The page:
While the Middle East and the border crisis get all the attention, Charlottesville and El Paso remind us that America’s worst threat is right here at home.
August 12th 2017, fresh out of my first year at the University of Virginia, I sat in front of my TV horrified, watching white supremacists marching through a place I had recently starting calling home. Headlines on every major paper ran with Trump’s quote regarding “fine people on both sides.”
When classes started in the fall, my peers and I returned to Charlottesville deeply unsettled by what had happened on our grounds. Our community was rocked to its core. However, the rest of the world quickly moved on without us.
The past two years, this weekend has marked a time for remembrance, but also caution and fear in Charlottesville. The dates, August 11th and 12th, have become something of the towns very on 9/11, and the police presence during these two days isn’t easy to ignore. The events that took place to years ago are on our minds, however, not on the mind of the nation.
The march on Charlottesville was the last time I saw white supremacy dominate all the major headlines, that is, until this weekend’s mass shooting in El Paso. We, as a nation, let ourselves become distracted and forgetful of a real problem that’s been growing in the heart of our country. We can point to how the nation has so eagerly embraced the narrative of the “dangerous outsider” to explain why.
A decade ago, the Department of Homeland Security released a report on the growing threat of right wing extremism, correctly predicting “the potential emergence of terrorist groups or lone wolf extremists capable of carrying out violent attacks.” However, this warning was not given serious merit by the Trump administration. President Trump’s transition team made it clear to the DHS that it wanted to focus on Islamic terrorism and reorient programs meant to counter violent extremism to exclusively target international threats like al-Qaeda and ISIL. These Islamic terrorist groups have stayed in the headlines, despite the fact they no longer pose a serious domestic threat. It should come as no surprise that this June the FBI reported a significant rise in white supremacist domestic terrorism in recent months.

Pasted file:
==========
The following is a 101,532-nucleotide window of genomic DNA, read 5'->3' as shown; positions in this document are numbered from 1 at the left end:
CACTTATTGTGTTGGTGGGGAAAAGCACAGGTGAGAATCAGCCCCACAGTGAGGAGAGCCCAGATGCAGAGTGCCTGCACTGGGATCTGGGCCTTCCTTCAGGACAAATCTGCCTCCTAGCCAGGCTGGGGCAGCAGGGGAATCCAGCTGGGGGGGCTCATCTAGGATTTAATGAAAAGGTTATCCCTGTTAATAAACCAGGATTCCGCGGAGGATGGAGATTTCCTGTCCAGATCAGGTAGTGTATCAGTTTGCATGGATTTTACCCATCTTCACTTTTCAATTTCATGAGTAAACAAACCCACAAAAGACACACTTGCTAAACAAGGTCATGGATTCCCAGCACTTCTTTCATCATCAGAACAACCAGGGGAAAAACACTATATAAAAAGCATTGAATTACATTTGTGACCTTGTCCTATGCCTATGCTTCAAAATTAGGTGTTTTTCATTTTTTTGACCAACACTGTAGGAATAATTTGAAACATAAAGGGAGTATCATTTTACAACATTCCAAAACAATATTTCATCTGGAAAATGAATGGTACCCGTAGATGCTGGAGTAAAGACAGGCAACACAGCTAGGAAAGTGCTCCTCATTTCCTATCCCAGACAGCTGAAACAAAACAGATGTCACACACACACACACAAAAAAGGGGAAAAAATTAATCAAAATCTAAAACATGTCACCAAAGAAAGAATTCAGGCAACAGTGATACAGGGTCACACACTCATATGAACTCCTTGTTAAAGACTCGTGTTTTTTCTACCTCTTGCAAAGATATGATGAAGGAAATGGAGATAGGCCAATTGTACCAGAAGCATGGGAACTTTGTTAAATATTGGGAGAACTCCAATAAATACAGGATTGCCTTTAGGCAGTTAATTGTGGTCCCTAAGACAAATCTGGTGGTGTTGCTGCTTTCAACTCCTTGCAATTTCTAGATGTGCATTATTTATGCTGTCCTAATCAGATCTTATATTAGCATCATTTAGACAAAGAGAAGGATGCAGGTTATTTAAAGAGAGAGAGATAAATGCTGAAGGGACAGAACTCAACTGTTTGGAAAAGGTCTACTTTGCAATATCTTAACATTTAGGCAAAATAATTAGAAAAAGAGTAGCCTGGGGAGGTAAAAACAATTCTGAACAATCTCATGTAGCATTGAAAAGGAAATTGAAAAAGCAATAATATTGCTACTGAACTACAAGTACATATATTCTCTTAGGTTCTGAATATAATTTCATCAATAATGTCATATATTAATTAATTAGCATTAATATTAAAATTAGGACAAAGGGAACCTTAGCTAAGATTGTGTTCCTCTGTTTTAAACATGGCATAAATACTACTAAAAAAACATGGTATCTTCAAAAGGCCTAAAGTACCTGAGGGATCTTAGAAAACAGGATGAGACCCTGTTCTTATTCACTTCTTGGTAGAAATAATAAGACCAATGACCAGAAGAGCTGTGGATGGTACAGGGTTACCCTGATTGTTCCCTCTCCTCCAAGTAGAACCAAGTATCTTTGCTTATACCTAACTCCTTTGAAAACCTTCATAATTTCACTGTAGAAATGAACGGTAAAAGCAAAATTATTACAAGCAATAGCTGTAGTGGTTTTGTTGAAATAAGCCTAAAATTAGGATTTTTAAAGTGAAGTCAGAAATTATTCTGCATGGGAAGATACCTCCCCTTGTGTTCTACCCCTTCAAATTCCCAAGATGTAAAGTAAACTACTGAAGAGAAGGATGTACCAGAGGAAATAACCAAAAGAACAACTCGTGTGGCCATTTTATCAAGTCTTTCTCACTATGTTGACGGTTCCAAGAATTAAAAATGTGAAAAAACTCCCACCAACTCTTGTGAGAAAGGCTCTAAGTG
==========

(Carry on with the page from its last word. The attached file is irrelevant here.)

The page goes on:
President Trump’s rhetoric has also turned American’s attention away from the alt-right matter at hand, and turned our attention to what he would call an “infestation.” Searching through theTrump Twitter Archive, I failed to find one mention of domestic terrorism, white nationalists or the growing menace they pose to our country. After all, why shouldn’t Trump protect his loyal voter base? It’s no secret that white nationalists are Trump supporters; alt right leaders have even been spotted at his rallies.
The president has protected these terrorists by turning the national discussion elsewhere -the southern border. As a result, liberals have kept themselves busy investigating the disgusting conditions of border control centers and “children in cages,” while conservatives call for further border restrictions. These leaves no one time for anyone to wage war against the real domestic threat --white supremacy.
Trump denounced “racist hate” Monday after the shooting this weekend. He blamed violent video games, mental health and, ironically, internet bigotry from prompting the Dayton and El Paso attacks. He failed to make mention of any real action that might be taken against white supremacist terrorism, let alone endorse gun law reform.
Had the attackers been Black, Hispanic or Middle Eastern, the White House would surely be taking extreme action. However, just like during the aftermath of Charlottesville, nothing serious is being done to combat alt-right violence.
Now,in light of the two year anniversary, I can’t help but wonder if our country truly took notice of the event that shook our little community two years ago. I still pass by the street where Heather Heyer was killed by a domestic terrorist who drove his car into a crowd of people two years ago. The street, now named Heather Heyer Way, remains adorned with chalk writing, flowers and crosses dedicated to her memory. How many more memorials must we lay in El Paso, and the rest of the world, before we address the white supremacist threat?
EMILY DHUE is a third year student at the University of Virginia majoring in media. She is currently studying abroad in Valencia, Spain. She's passionate about writing that makes an impact, and storytelling through digital platforms.